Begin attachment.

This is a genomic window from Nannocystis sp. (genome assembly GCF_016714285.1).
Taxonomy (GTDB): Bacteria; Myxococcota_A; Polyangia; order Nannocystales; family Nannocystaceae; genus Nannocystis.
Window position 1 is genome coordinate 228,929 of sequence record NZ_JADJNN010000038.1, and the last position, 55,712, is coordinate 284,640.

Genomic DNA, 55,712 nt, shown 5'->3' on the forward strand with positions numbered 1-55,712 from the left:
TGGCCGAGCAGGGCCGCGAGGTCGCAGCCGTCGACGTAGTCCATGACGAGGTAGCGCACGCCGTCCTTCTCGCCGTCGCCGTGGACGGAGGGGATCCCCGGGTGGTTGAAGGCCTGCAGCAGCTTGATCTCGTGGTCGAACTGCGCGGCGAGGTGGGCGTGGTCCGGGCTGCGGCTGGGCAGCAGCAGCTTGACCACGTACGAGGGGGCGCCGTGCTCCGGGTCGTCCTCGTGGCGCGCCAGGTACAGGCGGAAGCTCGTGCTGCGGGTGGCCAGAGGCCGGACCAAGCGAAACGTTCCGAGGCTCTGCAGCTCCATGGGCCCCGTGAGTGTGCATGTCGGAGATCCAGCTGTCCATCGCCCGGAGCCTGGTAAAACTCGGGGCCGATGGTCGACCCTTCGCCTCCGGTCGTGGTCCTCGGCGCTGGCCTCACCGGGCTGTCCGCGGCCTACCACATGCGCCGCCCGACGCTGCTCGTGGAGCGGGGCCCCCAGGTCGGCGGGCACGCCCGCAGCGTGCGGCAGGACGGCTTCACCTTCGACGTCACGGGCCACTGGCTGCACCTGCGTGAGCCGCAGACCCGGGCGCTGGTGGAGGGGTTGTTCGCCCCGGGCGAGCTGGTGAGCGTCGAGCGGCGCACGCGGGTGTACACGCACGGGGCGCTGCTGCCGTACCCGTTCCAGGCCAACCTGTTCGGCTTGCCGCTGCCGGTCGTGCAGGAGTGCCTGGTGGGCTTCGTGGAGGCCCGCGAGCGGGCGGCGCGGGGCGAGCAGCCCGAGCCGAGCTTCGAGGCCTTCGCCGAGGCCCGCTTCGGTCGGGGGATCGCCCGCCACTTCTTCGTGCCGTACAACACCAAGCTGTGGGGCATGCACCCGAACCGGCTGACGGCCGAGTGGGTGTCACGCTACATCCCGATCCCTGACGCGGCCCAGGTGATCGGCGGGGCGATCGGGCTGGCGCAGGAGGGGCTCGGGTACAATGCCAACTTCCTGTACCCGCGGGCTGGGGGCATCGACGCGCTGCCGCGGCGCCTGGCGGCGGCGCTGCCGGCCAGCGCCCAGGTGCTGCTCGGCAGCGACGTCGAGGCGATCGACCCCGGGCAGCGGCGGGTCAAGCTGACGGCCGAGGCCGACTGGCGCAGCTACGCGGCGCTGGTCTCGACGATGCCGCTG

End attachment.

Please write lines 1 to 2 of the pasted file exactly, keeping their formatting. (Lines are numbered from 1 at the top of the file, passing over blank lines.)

This is a genomic window from Nannocystis sp. (genome assembly GCF_016714285.1).
Taxonomy (GTDB): Bacteria; Myxococcota_A; Polyangia; order Nannocystales; family Nannocystaceae; genus Nannocystis.